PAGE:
How to build a personal brand recall value?
And why is it important?
Few years back, I was talking to a CXO about personal brand recall value. Many product vendors would approach him regularly to sell their products. He was frustrated that most sales people start the meeting with a set pitch without any effort to understand the context or needs. They have an agenda of selling the product or service and meeting the revenue number without going into the details of challenges being faced by the organization.
In the IT services industry, this behavior is common. We, the consultants, go into customer meetings with a set agenda and a shiny presentation and just start with it. It finishes without an outcome or a deal. We don’t make efforts to understand their pain points and challenge them enough to think differently to solve those problems with our solution. We don’t have any recall value after that conversation. It was ‘business as usual’ for the customer — one hour wasted in a meeting and the customer having no recollection of it afterwards!
What is a recall value?
In the marketing world, a brand recall is a likelihood of an instant recollection of a brand when a consumer is presented with any associated product, service, or a connection.
Recall value is a critical aspect of any conversation. Why would someone listen to you, invest in the conversation and remember you afterwards? Did you make that person question their assumptions or relook at their decision-making process? Was it a stimulating conversation? Did you make your content contextual to their business problem or was it the same presentation that you used 100 times earlier? What were the takeaways? In most cases, we don’t think about these aspects and end up having a business-as-usual conversation.
How to ensure personal recall value with specific techniques
Building recall value is an art. Every meeting, every interaction, small or big — it is important to have a recall value. It may not always be possible to think upfront about it. You may not get time to prepare before every customer meeting. But one can always strive for it by following simple guidelines.
- Start with WHY. Ask up front about the key challenges customers are facing and why they are seeking a solution. Tune your pitch to address that aspect. Never use boilerplate slides without customer-specific context added in it.
- Begin with WHAT. A slide at the beginning of the pitch about “what we heard…” will help in clarifying the assumptions made and correcting them with customers if required.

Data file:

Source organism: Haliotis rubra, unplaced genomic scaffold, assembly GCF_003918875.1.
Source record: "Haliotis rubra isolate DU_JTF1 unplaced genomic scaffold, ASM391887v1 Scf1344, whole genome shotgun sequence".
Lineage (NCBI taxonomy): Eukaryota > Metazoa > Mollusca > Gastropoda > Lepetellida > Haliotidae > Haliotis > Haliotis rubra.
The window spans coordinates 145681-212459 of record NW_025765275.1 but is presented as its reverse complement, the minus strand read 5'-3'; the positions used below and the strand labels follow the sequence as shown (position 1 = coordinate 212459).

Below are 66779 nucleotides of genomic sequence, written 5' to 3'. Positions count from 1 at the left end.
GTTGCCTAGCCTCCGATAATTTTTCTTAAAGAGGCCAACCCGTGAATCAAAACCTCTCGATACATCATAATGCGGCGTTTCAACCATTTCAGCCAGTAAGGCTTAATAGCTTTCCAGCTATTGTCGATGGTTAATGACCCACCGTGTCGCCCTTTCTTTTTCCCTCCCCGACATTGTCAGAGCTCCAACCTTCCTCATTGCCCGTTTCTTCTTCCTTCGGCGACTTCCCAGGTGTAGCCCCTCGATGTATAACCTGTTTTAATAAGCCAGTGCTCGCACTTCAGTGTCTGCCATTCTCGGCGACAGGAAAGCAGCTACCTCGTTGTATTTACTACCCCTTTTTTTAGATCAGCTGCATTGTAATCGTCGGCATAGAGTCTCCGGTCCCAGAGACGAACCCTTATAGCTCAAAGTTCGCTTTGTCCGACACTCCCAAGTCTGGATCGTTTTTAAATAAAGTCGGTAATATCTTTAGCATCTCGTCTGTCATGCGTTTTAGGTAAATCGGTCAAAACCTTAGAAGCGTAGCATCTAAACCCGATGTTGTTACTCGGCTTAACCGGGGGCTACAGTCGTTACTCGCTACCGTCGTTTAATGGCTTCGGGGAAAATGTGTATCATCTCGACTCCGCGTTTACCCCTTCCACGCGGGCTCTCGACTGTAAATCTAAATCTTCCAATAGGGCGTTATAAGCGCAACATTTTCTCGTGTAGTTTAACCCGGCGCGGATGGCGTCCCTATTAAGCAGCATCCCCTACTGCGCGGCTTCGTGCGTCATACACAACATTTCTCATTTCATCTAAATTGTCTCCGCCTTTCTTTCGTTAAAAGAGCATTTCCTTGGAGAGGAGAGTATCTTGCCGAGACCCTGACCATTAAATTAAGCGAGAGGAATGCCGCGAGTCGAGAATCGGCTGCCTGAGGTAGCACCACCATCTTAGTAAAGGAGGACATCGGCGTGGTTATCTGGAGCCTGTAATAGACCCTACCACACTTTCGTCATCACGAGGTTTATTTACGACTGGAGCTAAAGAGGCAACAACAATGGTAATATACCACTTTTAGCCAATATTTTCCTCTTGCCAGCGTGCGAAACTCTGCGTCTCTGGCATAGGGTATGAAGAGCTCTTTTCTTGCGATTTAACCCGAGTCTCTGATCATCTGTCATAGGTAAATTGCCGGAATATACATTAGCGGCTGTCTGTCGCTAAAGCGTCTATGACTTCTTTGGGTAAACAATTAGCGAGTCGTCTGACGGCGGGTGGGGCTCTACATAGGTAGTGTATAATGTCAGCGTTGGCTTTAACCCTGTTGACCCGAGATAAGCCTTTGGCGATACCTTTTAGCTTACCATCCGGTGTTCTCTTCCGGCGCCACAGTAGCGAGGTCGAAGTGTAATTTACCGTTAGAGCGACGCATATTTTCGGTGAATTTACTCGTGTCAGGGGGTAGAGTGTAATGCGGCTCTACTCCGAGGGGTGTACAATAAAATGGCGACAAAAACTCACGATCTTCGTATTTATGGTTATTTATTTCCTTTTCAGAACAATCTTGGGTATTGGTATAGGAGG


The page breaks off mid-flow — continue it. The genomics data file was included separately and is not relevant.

- Storify with WHERE. Tell stories of where you have done this successfully. Be genuine and explain about the challenges you faced and how your solution managed to address them. Never share the case studies as it is; form stories while doing a walkthrough of case studies.
- End with HOW to proceed next and summarize the outcomes. Leave the customer with few open-ended thoughts, some challenging questions or a feeling of empathy that we truly understand their issues.
This process solidifies with experience and time. At times it is hard to challenge the other person or engage in a meaningful conversation. Or it is not possible to build on some cues in the discussion. You may not know the full context. I have had my fair share of meetings where I could not or did not follow above guidelines and ended up with an unproductive meeting with no further follow up. But having these guidelines handy reminds me to think hard and prepare better!
If your job does not include customer interaction, it is still important to understand why personal brand recall value is important. I remember a candidate I interviewed a few months back. After initial discussions, he started with his set of questions. He asked me many stimulating questions about my journey, how to build a brand, climb the corporate ladder, and how to become a keynote speaker etc. It wasn’t a one-sided discussion between a candidate and interviewer. He clearly wanted to learn from someone senior in the industry and he was using the interview as a chance to do just that. He had a recall value — I still remember that discussion and that candidate due to a refreshing and stimulating conversation in an interview setup.